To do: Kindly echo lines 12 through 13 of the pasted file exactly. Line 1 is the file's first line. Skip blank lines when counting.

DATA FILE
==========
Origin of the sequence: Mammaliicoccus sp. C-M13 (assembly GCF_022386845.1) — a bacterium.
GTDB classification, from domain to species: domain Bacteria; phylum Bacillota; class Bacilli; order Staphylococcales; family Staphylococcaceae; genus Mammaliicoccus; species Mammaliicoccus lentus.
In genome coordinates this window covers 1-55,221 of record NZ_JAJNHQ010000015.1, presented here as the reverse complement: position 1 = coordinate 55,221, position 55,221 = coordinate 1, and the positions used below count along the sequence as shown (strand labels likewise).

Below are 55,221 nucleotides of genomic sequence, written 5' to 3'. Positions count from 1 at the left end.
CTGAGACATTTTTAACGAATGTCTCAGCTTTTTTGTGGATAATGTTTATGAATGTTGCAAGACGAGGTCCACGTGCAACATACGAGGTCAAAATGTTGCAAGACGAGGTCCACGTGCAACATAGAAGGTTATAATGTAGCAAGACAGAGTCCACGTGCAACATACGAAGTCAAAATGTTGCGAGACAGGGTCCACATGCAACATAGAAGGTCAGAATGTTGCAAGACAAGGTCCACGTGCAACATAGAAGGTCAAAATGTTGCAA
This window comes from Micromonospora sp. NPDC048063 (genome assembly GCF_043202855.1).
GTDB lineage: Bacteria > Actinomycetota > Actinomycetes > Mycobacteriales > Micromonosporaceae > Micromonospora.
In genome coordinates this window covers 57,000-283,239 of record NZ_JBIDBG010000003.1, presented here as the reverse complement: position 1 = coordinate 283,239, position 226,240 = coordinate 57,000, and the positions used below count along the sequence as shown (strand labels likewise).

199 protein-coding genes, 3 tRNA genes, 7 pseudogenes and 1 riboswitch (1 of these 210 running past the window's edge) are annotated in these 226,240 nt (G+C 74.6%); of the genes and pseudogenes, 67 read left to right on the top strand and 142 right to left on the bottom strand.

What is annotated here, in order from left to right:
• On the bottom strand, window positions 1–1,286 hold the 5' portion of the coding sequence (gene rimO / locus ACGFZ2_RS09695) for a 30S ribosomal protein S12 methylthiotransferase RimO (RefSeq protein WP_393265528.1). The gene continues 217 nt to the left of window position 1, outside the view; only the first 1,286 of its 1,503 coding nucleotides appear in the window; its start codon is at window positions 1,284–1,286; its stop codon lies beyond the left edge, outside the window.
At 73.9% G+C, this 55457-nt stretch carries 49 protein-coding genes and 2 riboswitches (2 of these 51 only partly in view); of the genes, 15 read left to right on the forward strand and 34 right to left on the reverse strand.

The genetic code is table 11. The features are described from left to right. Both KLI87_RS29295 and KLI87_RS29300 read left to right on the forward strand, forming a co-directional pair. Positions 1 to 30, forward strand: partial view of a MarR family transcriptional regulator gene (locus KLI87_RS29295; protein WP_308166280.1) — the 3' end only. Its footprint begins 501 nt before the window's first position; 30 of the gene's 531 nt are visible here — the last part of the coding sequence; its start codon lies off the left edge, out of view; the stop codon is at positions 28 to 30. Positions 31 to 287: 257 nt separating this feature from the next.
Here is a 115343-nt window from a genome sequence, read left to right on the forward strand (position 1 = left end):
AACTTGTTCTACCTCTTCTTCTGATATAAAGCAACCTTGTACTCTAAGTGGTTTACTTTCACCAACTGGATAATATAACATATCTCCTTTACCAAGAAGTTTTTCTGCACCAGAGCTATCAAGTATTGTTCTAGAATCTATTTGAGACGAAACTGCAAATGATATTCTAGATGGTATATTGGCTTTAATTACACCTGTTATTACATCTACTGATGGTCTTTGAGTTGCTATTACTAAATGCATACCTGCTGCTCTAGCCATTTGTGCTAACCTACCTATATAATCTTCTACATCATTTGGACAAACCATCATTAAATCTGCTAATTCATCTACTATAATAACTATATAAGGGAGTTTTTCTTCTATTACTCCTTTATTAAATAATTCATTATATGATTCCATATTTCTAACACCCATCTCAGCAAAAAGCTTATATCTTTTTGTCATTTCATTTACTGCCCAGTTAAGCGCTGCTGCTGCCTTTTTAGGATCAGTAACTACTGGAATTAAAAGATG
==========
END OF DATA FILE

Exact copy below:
At 73.9% G+C, this 55457-nt stretch carries 49 protein-coding genes and 2 riboswitches (2 of these 51 only partly in view); of the genes, 15 read left to right on the forward strand and 34 right to left on the reverse strand.

The genetic code is table 11. The features are described from left to right. Both KLI87_RS29295 and KLI87_RS29300 read left to right on the forward strand, forming a co-directional pair. Positions 1 to 30, forward strand: partial view of a MarR family transcriptional regulator gene (locus KLI87_RS29295; protein WP_308166280.1) — the 3' end only. Its footprint begins 501 nt before the window's first position; 30 of the gene's 531 nt are visible here — the last part of the coding sequence; its start codon lies off the left edge, out of view; the stop codon is at positions 28 to 30. Positions 31 to 287: 257 nt separating this feature from the next.